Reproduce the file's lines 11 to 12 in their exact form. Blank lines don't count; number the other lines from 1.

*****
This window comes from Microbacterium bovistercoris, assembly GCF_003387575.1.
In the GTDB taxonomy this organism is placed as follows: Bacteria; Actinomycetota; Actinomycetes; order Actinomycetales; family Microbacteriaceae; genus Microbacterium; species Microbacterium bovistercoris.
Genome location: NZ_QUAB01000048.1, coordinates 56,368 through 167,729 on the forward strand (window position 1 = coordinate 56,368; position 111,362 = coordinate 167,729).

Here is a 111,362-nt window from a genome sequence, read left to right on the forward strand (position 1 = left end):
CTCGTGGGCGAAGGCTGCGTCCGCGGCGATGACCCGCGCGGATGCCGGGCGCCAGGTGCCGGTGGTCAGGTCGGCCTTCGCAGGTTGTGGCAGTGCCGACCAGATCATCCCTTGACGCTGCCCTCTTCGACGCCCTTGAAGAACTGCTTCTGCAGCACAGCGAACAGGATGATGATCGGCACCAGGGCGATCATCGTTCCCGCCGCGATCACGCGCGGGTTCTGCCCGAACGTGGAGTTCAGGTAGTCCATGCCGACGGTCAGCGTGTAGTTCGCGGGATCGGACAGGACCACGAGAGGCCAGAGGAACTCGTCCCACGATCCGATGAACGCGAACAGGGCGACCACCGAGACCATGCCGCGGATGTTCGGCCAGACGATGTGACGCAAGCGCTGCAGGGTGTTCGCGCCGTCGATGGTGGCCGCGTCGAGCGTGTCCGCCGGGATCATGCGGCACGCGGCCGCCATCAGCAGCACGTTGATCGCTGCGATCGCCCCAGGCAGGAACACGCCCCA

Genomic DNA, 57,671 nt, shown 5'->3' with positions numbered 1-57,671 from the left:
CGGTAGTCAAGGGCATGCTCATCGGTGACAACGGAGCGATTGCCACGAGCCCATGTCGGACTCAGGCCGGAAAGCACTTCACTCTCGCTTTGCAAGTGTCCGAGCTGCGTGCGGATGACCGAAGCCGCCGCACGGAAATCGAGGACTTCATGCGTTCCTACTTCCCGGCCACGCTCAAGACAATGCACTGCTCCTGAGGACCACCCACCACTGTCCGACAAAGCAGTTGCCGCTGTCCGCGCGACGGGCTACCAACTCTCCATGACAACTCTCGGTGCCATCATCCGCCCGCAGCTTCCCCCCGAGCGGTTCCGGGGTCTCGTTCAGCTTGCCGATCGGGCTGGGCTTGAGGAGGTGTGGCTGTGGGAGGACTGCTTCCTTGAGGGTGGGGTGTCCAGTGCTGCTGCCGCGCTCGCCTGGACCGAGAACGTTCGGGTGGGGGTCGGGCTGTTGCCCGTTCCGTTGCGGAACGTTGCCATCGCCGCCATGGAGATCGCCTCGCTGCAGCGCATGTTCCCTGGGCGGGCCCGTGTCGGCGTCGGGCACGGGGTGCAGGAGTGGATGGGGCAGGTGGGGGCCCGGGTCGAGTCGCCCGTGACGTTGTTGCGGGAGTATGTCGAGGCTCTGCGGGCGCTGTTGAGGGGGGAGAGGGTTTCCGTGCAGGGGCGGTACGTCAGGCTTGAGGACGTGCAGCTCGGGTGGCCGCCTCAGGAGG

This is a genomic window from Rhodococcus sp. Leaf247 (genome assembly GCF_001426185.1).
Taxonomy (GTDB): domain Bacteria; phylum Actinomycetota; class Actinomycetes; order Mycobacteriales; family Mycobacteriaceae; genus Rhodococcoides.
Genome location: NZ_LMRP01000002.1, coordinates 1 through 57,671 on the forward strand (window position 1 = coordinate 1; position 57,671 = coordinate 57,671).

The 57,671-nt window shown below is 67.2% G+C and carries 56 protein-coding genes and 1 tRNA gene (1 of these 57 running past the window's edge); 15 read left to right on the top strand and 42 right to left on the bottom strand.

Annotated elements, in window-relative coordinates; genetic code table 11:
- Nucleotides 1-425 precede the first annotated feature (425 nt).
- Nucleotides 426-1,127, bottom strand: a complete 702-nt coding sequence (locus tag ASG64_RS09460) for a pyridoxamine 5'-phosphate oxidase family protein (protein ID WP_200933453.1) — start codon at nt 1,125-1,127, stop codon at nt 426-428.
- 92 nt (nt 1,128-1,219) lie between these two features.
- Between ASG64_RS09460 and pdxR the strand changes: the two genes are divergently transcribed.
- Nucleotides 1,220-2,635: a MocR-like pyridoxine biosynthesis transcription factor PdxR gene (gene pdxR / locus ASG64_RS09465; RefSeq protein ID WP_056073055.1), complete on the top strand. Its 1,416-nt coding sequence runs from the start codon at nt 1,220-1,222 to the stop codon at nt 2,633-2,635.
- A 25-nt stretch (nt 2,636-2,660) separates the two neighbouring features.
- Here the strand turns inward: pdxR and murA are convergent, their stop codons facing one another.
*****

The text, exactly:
The 57,671-nt window shown below is 67.2% G+C and carries 56 protein-coding genes and 1 tRNA gene (1 of these 57 running past the window's edge); 15 read left to right on the top strand and 42 right to left on the bottom strand.

Annotated elements, in window-relative coordinates; genetic code table 11: